Generalizability of interest structure to China: Application of the Personal Globe Inventory

Lirong Long, Ryan S. Adams, Terence Tracey

Research output: Contribution to journalArticlepeer-review

43 Scopus citations


Two Chinese samples of the high school students (N=721) and the college students (N=943) were administered a translated version of the Personal Globe Inventory (PGI, Tracey, 2002), and the responses were examined with respect to their structure. Results of separate factor analyses demonstrated that there were three substantive factors: People/Things, Data/Ideas, and Prestige, similar to the structure of the PGI. The fit of the data to the PGI spherical model and the circular model of eight and six (i.e., RIASEC) types were examined using the randomized test of hypothesized order relations. The results demonstrated that the spherical model and the eight-type model fit the Chinese data equally well as data from the United States. However, unlike the Japanese results, Holland's six-type model fit the data as well as the eight-type model in the present study. No structure differences were found in the high school and the college samples or across gender within the high school and the college samples. The results support the structural validity of the PGI in Chinese applications.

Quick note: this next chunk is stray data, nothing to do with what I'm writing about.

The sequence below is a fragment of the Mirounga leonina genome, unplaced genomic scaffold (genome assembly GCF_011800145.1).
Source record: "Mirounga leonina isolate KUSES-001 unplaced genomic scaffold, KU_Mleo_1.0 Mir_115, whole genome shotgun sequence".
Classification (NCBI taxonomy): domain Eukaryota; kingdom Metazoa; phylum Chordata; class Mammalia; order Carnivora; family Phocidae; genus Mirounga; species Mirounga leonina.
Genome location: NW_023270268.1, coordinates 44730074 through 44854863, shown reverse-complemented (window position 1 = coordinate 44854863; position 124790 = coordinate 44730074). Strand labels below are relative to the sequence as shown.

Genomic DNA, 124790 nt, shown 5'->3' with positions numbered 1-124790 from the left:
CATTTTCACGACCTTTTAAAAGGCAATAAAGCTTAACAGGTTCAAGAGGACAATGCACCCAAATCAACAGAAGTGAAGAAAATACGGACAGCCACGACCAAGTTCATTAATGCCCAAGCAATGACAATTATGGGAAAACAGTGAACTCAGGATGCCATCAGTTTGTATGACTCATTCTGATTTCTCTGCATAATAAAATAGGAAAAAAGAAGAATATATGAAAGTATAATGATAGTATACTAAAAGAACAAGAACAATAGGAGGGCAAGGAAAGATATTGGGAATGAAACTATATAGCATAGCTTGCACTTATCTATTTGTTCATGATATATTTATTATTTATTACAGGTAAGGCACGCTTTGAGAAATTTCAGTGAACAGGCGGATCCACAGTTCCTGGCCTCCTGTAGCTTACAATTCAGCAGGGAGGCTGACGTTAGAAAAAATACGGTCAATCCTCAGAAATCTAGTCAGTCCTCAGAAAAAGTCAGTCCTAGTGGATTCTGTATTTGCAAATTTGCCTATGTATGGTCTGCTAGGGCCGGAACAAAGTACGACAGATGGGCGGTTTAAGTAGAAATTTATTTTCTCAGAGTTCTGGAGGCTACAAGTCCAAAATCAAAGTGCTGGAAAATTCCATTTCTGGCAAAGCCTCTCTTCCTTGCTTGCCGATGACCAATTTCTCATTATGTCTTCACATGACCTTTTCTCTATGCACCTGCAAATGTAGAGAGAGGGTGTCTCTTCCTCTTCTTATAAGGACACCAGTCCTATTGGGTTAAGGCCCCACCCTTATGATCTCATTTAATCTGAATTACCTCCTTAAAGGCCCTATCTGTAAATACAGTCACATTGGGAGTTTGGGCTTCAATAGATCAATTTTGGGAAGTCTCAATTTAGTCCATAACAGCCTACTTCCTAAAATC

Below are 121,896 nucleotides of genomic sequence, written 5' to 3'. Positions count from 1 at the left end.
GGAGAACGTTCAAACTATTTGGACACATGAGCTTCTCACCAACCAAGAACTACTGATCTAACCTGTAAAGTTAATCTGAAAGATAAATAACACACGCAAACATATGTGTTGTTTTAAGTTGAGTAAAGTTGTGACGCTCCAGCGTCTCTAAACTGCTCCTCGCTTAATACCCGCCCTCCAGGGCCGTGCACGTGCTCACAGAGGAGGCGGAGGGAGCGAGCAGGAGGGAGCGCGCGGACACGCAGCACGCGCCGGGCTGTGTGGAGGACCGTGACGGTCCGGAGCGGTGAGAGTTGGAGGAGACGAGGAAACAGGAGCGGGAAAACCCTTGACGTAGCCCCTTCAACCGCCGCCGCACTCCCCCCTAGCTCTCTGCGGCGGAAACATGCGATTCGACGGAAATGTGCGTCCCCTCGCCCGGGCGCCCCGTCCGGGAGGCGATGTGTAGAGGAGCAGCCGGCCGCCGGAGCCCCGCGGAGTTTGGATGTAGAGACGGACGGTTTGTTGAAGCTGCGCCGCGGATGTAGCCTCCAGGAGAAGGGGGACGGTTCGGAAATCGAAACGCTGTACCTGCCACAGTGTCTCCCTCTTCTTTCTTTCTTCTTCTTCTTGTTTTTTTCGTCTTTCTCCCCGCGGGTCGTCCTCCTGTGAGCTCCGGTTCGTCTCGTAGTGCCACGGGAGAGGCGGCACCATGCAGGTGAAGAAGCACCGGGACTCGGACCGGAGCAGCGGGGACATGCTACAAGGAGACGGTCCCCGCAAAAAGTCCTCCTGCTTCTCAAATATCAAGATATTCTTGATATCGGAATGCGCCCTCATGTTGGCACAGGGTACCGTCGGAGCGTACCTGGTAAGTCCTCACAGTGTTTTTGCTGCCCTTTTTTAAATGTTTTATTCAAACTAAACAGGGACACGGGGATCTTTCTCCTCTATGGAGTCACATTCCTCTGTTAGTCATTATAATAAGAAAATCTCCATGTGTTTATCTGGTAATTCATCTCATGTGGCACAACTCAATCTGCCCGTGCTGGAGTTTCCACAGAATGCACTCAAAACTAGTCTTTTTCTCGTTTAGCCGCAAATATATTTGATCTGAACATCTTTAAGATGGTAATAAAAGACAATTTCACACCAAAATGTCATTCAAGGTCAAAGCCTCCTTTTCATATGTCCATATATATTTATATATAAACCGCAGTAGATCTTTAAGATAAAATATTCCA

Original languageEnglish (US)
Pages (from-to)66-80
Number of pages15
JournalJournal of Vocational Behavior
Issue number1
StatePublished - Feb 2005

ASJC Scopus subject areas

  • Education
  • Applied Psychology
  • Organizational Behavior and Human Resource Management
  • Life-span and Life-course Studies


Dive into the research topics of 'Generalizability of interest structure to China: Application of the Personal Globe Inventory'. Together they form a unique fingerprint.

Cite this